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Rhapsody's music app just got approved, signalling that Apple is loosening its iPhone App Store policing.  (Source: Engadget)
Apple appears to be opening up the app store

Earlier this week Apple approved Spotify, a European music store application, for its iPhone.  Previously Apple had banned apps from the iPhone that competed with its own products, except for third-party browsers using the Webkit rendering engine.  Under federal scrutiny following Apple and AT&T's rejection of Google Voice, Apple is looking to at least appear a bit more open.

Now another music store app, this one from Real Networks' Rhapsody, has gone live.  The free app can be used with the service for a week on a trial Rhapsody-to-Go subscription, but after that it will cost $15 per month.

A subscription buys you access to 8 million tracks from the MTV and RealNetwork tie-up.  The upside is that you can stream these tracks over 3G or WiFi.  The downside is that they're streamed at extremely low quality -- 64 kbps.

If mobile music, regardless of the quality, is your cup of tea and you have an iPhone, the new Rhapsody app is welcome news.  At the very least, its a sign that Apple is taking a more relaxed stance with its App Store policing -- and that's good news for everyone.



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sound quality
By omnicronx on 9/10/2009 2:31:32 PM , Rating: 2
quote:
The downside is that they're streamed at extremely low quality -- 64 kbps.
I would not be able to stand such low bitrate music, that being said, most users are probably using stock headphones anyways. This could be pretty cool, although I'll take orb and streaming my own music in high quality anyday ;)




RE: sound quality
By MrBlastman on 9/10/2009 2:35:37 PM , Rating: 2
I find anything less than 192 kbps intolerable myself. 64 kbps would give me a headache and make my ears bleed.

Fortunately, I don't have to worry about this as I don't have an i-phone. Shoutcast ftw.


RE: sound quality
By PrinceGaz on 9/10/2009 2:55:40 PM , Rating: 5
I find anything less than uncompressed 24-bit audio at 192KHz sampling-rate intolerable. 192kbps would make my ears bleed, nose bleed, and cause me serious trauma for which I'd need extensive therapy to recover from.


RE: sound quality
By omnicronx on 9/10/2009 3:38:18 PM , Rating: 2
Hmmmm.. amazing.. How did you learn to use a computer? It must be hard being a dog and all..


RE: sound quality
By omnicronx on 9/10/2009 2:58:42 PM , Rating: 3
Hey I'm with you there, I've been using at least 192kbps rips for years. Of this could be AAC not mp3, which would be akin to either a 96/128kbps mp3.

There could still be a market out there though, and something gives me a feeling that this is an Apple restriction, not Rhapsody's.. 64kbps music does not undermine itunes in the slightest.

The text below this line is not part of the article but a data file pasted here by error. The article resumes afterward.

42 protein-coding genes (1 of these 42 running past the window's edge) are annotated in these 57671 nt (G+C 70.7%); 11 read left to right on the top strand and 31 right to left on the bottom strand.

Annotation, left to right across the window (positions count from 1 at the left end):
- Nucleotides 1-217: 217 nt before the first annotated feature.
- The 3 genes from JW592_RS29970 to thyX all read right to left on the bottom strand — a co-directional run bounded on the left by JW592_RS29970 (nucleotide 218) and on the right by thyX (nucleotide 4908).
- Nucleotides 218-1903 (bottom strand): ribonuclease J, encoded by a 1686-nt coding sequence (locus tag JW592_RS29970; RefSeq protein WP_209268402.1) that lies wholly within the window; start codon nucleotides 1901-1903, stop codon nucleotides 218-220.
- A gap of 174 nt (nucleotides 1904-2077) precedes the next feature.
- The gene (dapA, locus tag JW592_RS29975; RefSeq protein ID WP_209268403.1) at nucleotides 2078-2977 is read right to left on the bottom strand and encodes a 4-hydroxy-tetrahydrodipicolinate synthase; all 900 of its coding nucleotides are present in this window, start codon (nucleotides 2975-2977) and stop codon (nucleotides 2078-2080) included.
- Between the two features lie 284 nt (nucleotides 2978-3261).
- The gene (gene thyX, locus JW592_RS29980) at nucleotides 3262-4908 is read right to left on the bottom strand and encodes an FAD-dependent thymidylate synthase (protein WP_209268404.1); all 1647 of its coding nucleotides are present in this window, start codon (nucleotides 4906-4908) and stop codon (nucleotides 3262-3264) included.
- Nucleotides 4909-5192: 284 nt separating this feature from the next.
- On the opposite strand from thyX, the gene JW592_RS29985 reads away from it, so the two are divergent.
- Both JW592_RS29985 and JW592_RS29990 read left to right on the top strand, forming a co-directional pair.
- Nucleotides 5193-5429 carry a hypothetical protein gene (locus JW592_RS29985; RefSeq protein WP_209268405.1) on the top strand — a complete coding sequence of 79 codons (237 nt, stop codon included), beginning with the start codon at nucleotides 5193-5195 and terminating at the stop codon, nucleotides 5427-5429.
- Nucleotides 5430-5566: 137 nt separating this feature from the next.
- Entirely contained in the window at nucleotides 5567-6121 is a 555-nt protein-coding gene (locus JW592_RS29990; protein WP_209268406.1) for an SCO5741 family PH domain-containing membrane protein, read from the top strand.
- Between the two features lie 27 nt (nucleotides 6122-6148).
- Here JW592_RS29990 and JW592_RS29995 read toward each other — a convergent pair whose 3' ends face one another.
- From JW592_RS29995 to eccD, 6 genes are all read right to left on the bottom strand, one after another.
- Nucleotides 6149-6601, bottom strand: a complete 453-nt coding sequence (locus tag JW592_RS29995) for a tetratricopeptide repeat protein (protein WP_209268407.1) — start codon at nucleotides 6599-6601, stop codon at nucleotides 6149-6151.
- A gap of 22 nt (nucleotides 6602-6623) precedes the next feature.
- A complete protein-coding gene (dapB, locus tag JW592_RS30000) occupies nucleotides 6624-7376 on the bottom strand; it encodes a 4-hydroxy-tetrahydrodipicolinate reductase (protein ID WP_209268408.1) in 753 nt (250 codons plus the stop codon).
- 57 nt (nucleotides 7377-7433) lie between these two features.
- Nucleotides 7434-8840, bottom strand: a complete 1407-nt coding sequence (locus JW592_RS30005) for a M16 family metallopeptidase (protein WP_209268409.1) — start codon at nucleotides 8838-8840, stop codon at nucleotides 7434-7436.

RE: sound quality
By Misty Dingos on 9/10/2009 4:22:23 PM , Rating: 3
A new group of Snobs was announced today.

The Bit Rate Snob.

Relative of the LP snob but with cheaper clothes.


RE: sound quality
By omnicronx on 9/10/2009 4:44:28 PM , Rating: 2
Hey.. if you like listening to music that sounds like the artist is performing in a tin can, knock yourself out ;)


RE: sound quality
By dflynchimp on 9/10/2009 6:09:03 PM , Rating: 2
There's already a name for that.

It's called audiophiles, and there are more of us than you'd think. I'm not too focused on what kind of audio encryption my music is in, but I can definitely say from experience that low quality MP3's detract from an artist's original work. Sure I can listen to it, maybe as background music, but given the choice I'll always choose a higher encryption because there's less noise, less stripped down sounds and a much better overall listening experience.


RE: sound quality
By Flunk on 9/11/2009 11:57:01 AM , Rating: 2
You can call yourself anything you want but it doesn't make it sensible or reasonable.

Also higher encoding => smaller files at lower bit rate so your argument doesn't make very much sense. Perhaps you are slightly confused.


RE: sound quality
By ipay on 9/12/2009 10:25:20 AM , Rating: 2
I think you meant "bit rate" instead of "encryption".


RE: sound quality
By spread on 9/10/2009 6:13:07 PM , Rating: 2
Something like AAC-HC would be very clear at 64kbs. Its nothing like a lossless file, but its better than radio!

And data plans are expensive. You really want more than 64kbs streaming?


RE: sound quality
By Flunk on 9/11/2009 11:58:40 AM , Rating: 2
Encoding algorithm matters a lot too, more than anything else actually. Judging purely on bit-rate is a mistake that people who truly don't understand the technology seem to make a lot.


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